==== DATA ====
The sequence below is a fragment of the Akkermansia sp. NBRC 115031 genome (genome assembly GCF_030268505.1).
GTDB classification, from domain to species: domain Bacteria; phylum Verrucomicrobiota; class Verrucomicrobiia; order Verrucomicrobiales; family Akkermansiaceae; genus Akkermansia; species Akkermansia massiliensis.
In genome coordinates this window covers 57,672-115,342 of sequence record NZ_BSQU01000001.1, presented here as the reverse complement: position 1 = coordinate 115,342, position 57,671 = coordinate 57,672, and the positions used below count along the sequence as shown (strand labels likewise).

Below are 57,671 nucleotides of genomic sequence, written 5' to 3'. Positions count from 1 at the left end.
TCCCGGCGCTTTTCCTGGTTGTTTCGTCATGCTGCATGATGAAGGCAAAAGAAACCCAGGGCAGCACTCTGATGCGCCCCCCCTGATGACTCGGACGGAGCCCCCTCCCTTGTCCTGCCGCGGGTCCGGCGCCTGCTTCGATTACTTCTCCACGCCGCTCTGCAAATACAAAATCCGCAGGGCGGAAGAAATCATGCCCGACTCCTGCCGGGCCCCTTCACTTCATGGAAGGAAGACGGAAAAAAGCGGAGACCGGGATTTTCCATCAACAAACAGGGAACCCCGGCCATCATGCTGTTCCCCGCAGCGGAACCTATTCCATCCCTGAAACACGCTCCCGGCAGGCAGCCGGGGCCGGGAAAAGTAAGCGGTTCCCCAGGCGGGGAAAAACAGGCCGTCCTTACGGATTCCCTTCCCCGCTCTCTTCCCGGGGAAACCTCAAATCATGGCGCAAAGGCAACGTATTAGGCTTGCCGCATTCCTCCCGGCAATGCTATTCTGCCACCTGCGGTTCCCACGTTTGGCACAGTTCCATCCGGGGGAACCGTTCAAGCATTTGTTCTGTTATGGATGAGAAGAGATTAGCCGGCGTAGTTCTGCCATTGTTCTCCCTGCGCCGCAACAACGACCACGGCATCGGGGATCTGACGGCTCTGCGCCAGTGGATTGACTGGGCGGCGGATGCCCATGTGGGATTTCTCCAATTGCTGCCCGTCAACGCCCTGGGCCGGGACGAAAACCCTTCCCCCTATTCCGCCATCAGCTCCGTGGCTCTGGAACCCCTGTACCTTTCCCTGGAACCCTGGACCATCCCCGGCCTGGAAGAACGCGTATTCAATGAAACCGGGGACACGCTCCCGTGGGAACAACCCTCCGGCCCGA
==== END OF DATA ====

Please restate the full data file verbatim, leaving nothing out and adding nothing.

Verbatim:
The sequence below is a fragment of the Akkermansia sp. NBRC 115031 genome (genome assembly GCF_030268505.1).
GTDB classification, from domain to species: domain Bacteria; phylum Verrucomicrobiota; class Verrucomicrobiia; order Verrucomicrobiales; family Akkermansiaceae; genus Akkermansia; species Akkermansia massiliensis.
In genome coordinates this window covers 57,672-115,342 of sequence record NZ_BSQU01000001.1, presented here as the reverse complement: position 1 = coordinate 115,342, position 57,671 = coordinate 57,672, and the positions used below count along the sequence as shown (strand labels likewise).

Below are 57,671 nucleotides of genomic sequence, written 5' to 3'. Positions count from 1 at the left end.
TCCCGGCGCTTTTCCTGGTTGTTTCGTCATGCTGCATGATGAAGGCAAAAGAAACCCAGGGCAGCACTCTGATGCGCCCCCCCTGATGACTCGGACGGAGCCCCCTCCCTTGTCCTGCCGCGGGTCCGGCGCCTGCTTCGATTACTTCTCCACGCCGCTCTGCAAATACAAAATCCGCAGGGCGGAAGAAATCATGCCCGACTCCTGCCGGGCCCCTTCACTTCATGGAAGGAAGACGGAAAAAAGCGGAGACCGGGATTTTCCATCAACAAACAGGGAACCCCGGCCATCATGCTGTTCCCCGCAGCGGAACCTATTCCATCCCTGAAACACGCTCCCGGCAGGCAGCCGGGGCCGGGAAAAGTAAGCGGTTCCCCAGGCGGGGAAAAACAGGCCGTCCTTACGGATTCCCTTCCCCGCTCTCTTCCCGGGGAAACCTCAAATCATGGCGCAAAGGCAACGTATTAGGCTTGCCGCATTCCTCCCGGCAATGCTATTCTGCCACCTGCGGTTCCCACGTTTGGCACAGTTCCATCCGGGGGAACCGTTCAAGCATTTGTTCTGTTATGGATGAGAAGAGATTAGCCGGCGTAGTTCTGCCATTGTTCTCCCTGCGCCGCAACAACGACCACGGCATCGGGGATCTGACGGCTCTGCGCCAGTGGATTGACTGGGCGGCGGATGCCCATGTGGGATTTCTCCAATTGCTGCCCGTCAACGCCCTGGGCCGGGACGAAAACCCTTCCCCCTATTCCGCCATCAGCTCCGTGGCTCTGGAACCCCTGTACCTTTCCCTGGAACCCTGGACCATCCCCGGCCTGGAAGAACGCGTATTCAATGAAACCGGGGACACGCTCCCGTGGGAACAACCCTCCGGCCCGA